OpenAI’s New Model, Sora, Might Soon Have Us Guessing What’s Real and What’s Not – The Average Joe
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    OpenAI’s New Model, Sora, Might Soon Have Us Guessing What’s Real and What’s Not

    Noah Weidner

    February 17, 2024

    Thought deepfakes were bad? OpenAI wants you to hold its beer (or non-alcoholic CBD seltzer for the AI-crazed, e/acc San Franpsychos) because it has a new AI-flavored surprise for the world… one that is so realistic, you might never know that it was computer-generated.

    Visual Sora-cerer: Last week, the company behind ChatGPT and DALL-E showed off its new AI model, Sora, which can turn text prompts into photo-realistic videos up to a minute long. Sora can “generate complex scenes with multiple characters, specific types of motion, and accurate details of the subject and background.”

    • Macquarie’s research lead Fred Havemeyer says the outputs are a “big step forward” compared to the ridiculous-looking AI-generated videos AI was outputting a year ago (remember Will Smith eating spaghetti?)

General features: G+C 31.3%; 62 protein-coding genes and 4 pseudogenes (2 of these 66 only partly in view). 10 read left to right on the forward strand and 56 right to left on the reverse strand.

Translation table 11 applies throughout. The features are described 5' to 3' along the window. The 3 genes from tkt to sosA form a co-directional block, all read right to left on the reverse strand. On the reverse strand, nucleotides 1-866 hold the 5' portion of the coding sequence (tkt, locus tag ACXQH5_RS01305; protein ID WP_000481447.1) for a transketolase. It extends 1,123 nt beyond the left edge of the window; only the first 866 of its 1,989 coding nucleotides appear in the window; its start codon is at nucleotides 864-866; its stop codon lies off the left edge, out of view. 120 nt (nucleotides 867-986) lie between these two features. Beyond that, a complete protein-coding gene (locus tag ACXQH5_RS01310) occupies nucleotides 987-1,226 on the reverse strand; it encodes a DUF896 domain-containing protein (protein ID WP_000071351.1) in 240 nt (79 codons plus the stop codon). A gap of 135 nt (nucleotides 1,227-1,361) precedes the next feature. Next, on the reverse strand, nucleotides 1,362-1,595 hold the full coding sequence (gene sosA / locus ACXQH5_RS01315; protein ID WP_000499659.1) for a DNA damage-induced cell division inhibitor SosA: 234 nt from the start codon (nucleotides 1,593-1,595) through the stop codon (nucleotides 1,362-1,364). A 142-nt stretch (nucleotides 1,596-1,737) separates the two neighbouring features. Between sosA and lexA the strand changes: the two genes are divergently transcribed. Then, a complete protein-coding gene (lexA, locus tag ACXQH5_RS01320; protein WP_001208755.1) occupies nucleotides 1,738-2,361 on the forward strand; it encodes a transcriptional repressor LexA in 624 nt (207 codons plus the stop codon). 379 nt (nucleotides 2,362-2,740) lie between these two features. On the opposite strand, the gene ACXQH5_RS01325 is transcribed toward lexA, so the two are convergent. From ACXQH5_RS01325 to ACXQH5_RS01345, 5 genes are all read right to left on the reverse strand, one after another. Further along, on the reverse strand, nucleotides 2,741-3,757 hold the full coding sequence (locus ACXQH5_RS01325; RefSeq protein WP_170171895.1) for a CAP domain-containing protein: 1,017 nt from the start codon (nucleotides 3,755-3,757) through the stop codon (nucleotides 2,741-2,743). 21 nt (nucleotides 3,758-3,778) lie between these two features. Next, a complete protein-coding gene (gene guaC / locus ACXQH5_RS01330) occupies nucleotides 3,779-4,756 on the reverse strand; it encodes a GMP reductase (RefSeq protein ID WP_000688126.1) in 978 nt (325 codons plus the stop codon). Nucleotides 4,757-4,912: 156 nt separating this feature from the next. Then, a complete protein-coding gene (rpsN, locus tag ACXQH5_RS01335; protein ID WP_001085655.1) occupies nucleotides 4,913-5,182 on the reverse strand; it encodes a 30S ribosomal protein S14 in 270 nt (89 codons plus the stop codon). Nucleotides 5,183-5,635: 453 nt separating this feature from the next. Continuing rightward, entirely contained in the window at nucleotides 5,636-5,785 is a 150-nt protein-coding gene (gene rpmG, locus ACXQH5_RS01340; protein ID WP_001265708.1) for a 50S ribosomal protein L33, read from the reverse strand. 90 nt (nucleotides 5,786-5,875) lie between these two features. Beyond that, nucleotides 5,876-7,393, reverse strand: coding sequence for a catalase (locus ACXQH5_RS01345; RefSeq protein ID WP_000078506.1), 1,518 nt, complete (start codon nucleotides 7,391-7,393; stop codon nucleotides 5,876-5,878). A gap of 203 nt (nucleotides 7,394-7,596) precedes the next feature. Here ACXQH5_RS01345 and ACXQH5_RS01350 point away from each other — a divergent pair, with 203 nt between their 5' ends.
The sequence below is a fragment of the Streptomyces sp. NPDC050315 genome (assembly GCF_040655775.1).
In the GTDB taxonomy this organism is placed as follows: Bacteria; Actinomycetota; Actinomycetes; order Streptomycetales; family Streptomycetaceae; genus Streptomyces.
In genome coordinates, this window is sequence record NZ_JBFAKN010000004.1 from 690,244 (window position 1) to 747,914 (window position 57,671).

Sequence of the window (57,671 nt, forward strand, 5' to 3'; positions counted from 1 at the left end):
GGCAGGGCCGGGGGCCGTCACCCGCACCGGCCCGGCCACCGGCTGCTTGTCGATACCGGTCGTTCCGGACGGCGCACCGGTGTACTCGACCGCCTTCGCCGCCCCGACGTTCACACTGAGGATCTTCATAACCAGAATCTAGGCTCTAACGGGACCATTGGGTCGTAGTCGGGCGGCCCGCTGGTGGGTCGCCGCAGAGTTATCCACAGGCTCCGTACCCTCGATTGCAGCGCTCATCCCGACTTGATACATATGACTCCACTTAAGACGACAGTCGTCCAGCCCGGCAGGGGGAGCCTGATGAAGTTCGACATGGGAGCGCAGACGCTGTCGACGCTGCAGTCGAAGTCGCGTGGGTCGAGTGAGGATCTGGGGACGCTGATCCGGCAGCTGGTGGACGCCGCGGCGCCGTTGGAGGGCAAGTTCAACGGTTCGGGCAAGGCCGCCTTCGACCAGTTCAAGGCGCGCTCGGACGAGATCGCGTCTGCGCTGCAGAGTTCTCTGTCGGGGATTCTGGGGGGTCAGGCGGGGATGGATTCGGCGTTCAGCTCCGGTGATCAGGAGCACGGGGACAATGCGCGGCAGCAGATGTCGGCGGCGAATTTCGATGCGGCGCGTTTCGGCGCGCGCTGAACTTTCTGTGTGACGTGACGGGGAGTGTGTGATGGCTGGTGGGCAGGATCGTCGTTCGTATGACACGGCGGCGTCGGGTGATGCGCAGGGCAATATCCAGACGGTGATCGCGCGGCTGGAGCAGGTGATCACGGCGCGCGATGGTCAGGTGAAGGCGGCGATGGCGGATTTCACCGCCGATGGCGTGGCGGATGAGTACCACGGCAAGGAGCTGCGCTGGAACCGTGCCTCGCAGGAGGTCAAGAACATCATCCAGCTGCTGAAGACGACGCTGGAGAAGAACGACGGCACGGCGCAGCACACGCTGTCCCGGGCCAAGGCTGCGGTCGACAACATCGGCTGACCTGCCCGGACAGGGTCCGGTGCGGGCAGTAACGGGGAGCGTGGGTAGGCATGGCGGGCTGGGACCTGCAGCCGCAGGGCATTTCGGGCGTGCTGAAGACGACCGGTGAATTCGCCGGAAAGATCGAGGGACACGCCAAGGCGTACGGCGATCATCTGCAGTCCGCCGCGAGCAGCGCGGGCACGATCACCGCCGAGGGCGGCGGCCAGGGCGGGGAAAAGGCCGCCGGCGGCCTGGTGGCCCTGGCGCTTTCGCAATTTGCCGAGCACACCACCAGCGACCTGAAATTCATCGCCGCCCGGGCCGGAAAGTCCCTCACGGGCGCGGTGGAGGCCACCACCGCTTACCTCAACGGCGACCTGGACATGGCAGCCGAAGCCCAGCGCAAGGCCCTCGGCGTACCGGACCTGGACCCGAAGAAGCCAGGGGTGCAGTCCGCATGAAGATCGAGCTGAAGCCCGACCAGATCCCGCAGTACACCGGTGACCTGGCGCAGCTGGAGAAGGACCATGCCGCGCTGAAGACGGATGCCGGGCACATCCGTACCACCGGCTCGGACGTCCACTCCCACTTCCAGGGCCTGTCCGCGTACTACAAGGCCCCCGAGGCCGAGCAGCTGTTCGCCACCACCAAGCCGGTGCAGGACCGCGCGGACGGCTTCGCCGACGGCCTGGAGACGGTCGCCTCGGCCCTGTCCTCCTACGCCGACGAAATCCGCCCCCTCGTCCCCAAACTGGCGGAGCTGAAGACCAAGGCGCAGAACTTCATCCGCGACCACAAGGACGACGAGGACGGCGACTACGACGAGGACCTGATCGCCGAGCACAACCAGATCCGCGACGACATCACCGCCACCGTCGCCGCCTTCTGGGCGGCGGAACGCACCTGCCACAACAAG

• OpenAI researchers claim that video renders can be completed over a lunch break, but its incredible (and scary) realism requires lots of computing power (GPUs) to run and render scenes.

    Is anything real anymore?

    Product Hacks’ Yash Bhardwaj said it best: “OpenAI isn’t even competing with any other AI company, Hollywood, or Shutterstock. They’re in direct competition with cocaine.” That’s because Sora is so realistic that it could substitute for reality — which could be a big problem for business and politics.

    • Sora is so convincing that OpenAI won’t release it publicly (yet), citing its potential use in misinformation and abusive content.
    • Making matters worse, Sora could jeopardize workers’ jobs in the entertainment, news, and content industries.

    Sam’s got a plan: OpenAI CEO Sam Altman has echoed that AI technology could derail society without adequate international regulation — assuming AI isn’t used to influence the 50+ elections this year. But don’t expect it to come quickly, and don’t expect Altman to stop — as he soldiers on towards artificial general intelligence (AGI), which he hopes will unlock the full potential of humanity. In the meantime, the company is working alongside thought leaders to identify positive use cases for Sora. But you already know who’s itching to get their hands on this groundbreaking technology — Hollywood execs.

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